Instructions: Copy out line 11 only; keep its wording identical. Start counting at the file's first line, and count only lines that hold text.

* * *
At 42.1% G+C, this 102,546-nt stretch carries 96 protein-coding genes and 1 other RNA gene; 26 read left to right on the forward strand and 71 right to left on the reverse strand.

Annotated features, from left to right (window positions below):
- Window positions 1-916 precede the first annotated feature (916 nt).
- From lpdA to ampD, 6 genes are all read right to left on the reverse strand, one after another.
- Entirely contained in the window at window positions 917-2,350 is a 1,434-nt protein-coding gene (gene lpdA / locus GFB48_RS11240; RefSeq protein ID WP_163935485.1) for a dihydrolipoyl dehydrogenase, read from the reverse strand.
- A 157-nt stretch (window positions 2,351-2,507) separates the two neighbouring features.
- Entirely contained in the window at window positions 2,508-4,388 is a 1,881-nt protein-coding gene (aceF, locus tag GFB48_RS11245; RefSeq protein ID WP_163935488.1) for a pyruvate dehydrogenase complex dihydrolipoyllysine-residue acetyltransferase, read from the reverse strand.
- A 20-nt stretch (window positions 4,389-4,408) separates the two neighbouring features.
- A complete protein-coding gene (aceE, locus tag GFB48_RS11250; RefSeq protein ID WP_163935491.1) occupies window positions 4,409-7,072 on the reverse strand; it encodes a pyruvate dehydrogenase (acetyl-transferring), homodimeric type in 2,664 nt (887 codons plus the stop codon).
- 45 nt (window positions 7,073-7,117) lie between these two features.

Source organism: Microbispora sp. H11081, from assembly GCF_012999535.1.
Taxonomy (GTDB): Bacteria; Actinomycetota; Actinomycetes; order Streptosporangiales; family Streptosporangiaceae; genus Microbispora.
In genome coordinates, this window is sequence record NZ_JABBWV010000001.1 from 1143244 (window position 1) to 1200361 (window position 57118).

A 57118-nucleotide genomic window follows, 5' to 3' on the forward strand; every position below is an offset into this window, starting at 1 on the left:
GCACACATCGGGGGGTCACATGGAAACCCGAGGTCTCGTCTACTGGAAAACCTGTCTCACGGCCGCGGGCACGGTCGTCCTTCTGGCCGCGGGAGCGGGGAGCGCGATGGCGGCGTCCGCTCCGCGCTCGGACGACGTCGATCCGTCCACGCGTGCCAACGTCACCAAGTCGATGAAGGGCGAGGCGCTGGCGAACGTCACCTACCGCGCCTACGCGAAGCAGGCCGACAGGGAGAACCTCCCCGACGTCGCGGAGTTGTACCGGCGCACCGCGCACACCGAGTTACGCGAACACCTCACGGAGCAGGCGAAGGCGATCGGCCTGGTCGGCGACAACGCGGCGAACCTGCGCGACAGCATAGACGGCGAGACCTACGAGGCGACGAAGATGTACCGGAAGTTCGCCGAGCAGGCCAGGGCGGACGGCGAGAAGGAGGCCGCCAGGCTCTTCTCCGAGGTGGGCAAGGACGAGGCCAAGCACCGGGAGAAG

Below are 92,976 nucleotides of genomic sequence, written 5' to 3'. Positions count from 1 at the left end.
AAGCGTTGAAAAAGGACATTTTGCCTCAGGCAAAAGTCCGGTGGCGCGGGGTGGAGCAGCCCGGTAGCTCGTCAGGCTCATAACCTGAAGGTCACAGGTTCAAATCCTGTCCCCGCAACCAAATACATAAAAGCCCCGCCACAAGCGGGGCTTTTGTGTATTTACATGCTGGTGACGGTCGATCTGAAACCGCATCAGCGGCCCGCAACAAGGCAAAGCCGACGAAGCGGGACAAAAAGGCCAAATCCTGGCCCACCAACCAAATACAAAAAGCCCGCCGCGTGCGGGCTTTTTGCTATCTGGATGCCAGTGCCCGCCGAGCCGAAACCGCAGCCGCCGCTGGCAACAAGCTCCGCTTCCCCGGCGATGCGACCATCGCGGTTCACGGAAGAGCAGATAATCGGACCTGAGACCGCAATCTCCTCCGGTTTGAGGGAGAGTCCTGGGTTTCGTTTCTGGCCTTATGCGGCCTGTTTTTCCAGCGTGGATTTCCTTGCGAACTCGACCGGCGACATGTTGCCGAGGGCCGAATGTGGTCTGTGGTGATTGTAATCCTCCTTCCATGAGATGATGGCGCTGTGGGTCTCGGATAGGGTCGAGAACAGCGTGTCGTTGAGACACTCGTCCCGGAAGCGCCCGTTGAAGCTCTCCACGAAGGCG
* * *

Source organism: Microbispora sp. H11081, from assembly GCF_012999535.1.